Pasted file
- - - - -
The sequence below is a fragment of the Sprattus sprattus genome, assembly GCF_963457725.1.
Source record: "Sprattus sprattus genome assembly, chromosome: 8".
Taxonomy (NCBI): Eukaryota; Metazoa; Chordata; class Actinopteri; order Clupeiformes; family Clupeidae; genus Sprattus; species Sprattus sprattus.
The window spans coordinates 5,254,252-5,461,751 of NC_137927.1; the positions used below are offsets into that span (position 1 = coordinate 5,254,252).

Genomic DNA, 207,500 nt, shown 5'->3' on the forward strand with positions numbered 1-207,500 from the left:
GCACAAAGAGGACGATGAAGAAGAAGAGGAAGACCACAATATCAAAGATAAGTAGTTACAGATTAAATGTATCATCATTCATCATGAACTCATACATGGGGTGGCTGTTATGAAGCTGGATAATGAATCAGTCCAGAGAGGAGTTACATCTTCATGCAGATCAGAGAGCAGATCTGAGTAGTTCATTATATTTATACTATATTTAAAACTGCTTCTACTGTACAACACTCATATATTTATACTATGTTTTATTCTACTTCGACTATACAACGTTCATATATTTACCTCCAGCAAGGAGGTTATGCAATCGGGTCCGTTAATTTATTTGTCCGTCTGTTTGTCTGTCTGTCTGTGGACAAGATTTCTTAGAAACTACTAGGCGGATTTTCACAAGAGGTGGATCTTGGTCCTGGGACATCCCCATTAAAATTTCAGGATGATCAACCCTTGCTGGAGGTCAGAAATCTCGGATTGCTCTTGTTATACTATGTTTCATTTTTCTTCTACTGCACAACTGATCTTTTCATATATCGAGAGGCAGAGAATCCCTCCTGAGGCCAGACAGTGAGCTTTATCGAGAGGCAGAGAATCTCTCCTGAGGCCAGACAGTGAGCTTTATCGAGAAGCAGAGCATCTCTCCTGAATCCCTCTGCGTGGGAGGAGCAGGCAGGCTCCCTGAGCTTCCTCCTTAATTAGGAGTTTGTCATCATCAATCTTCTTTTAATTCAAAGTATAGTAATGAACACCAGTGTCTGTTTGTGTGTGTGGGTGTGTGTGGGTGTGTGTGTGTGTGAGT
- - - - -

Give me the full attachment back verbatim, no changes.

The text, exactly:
The sequence below is a fragment of the Sprattus sprattus genome, assembly GCF_963457725.1.
Source record: "Sprattus sprattus genome assembly, chromosome: 8".
Taxonomy (NCBI): Eukaryota; Metazoa; Chordata; class Actinopteri; order Clupeiformes; family Clupeidae; genus Sprattus; species Sprattus sprattus.
The window spans coordinates 5,254,252-5,461,751 of NC_137927.1; the positions used below are offsets into that span (position 1 = coordinate 5,254,252).

Genomic DNA, 207,500 nt, shown 5'->3' on the forward strand with positions numbered 1-207,500 from the left:
GCACAAAGAGGACGATGAAGAAGAAGAGGAAGACCACAATATCAAAGATAAGTAGTTACAGATTAAATGTATCATCATTCATCATGAACTCATACATGGGGTGGCTGTTATGAAGCTGGATAATGAATCAGTCCAGAGAGGAGTTACATCTTCATGCAGATCAGAGAGCAGATCTGAGTAGTTCATTATATTTATACTATATTTAAAACTGCTTCTACTGTACAACACTCATATATTTATACTATGTTTTATTCTACTTCGACTATACAACGTTCATATATTTACCTCCAGCAAGGAGGTTATGCAATCGGGTCCGTTAATTTATTTGTCCGTCTGTTTGTCTGTCTGTCTGTGGACAAGATTTCTTAGAAACTACTAGGCGGATTTTCACAAGAGGTGGATCTTGGTCCTGGGACATCCCCATTAAAATTTCAGGATGATCAACCCTTGCTGGAGGTCAGAAATCTCGGATTGCTCTTGTTATACTATGTTTCATTTTTCTTCTACTGCACAACTGATCTTTTCATATATCGAGAGGCAGAGAATCCCTCCTGAGGCCAGACAGTGAGCTTTATCGAGAGGCAGAGAATCTCTCCTGAGGCCAGACAGTGAGCTTTATCGAGAAGCAGAGCATCTCTCCTGAATCCCTCTGCGTGGGAGGAGCAGGCAGGCTCCCTGAGCTTCCTCCTTAATTAGGAGTTTGTCATCATCAATCTTCTTTTAATTCAAAGTATAGTAATGAACACCAGTGTCTGTTTGTGTGTGTGGGTGTGTGTGGGTGTGTGTGTGTGTGAGT